Roddy Ward (died 6 July 2015) – an appreciation by Rod Bulman
I met Roddy in the mid-1990s when he undertook a botanical survey for an EIA we were doing on a piece of land in suburban Durban. The land was steep and had the remains of a concrete slab on it several metres high. Roddy did a transect walk and coming to the slab climbed up and over it because to have gone around it would have compromised the integrity of his survey. That sums up Roddy. Integrity and passion for doing it right.
I only found out much later that Roddy was not really his name; in fact it was Cecil James Ward. I also learned, much later, that he had started at the then University of Natal (the year after I was born); that he had been a lecturer; that he had worked closely with the formidable KD Gordon Gray (aka Betty Bottlebrush, under whom I much later studied); that he had a herbarium collection of over 17 000 specimens; and that he worked not just on the coast, but inland and in Namibia, Nigeria and Swaziland.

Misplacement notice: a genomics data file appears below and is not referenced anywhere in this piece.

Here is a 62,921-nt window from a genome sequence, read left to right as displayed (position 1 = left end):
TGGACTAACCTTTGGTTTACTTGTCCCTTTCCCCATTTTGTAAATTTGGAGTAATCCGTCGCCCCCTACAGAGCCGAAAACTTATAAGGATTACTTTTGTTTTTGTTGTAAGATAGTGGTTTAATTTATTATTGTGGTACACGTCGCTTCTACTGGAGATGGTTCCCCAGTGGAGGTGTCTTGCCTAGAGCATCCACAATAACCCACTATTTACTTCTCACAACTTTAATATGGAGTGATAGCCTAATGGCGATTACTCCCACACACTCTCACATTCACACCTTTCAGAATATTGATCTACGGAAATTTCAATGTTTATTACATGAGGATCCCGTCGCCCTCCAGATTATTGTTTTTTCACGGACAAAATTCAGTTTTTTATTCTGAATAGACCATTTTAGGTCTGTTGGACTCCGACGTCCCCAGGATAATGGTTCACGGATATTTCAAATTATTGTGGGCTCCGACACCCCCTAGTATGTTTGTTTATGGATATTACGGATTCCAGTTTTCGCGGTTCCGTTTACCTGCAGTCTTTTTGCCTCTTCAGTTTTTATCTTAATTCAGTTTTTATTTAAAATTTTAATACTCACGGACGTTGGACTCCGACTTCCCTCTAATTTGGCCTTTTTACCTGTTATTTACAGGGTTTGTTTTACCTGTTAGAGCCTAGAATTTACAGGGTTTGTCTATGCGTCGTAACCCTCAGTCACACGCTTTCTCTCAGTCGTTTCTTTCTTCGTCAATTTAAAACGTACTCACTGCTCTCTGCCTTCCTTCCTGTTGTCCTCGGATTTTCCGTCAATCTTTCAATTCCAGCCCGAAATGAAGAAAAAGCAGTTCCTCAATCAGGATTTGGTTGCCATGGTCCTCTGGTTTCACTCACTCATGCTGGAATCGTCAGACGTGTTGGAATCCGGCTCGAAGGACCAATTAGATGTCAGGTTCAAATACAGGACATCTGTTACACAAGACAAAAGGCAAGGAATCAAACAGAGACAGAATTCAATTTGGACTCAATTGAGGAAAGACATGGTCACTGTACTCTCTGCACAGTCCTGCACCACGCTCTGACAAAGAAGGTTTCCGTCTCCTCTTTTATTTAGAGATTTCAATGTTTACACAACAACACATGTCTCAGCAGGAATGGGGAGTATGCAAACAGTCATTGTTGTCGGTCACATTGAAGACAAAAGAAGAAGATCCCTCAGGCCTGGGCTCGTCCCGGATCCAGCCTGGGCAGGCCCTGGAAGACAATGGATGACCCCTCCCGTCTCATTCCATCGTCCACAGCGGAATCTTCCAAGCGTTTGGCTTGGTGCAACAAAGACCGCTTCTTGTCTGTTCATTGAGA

Roddy had vast experience in aerial photography and photographic interpretation. His collection of slides of the KZN coastline, assembled over many decades, will one day enable scholars to interpret coast line changes more accurately.
His interest in botany was personal. Perhaps my most enduring memory of Roddy is of him reminiscing about a rare tree specimen growing beside a river on the northern part of our coast and how he knew its parent and grandparent before it. We will sorely miss his gentle humour, his expertise and generous nature. RIP Roddy.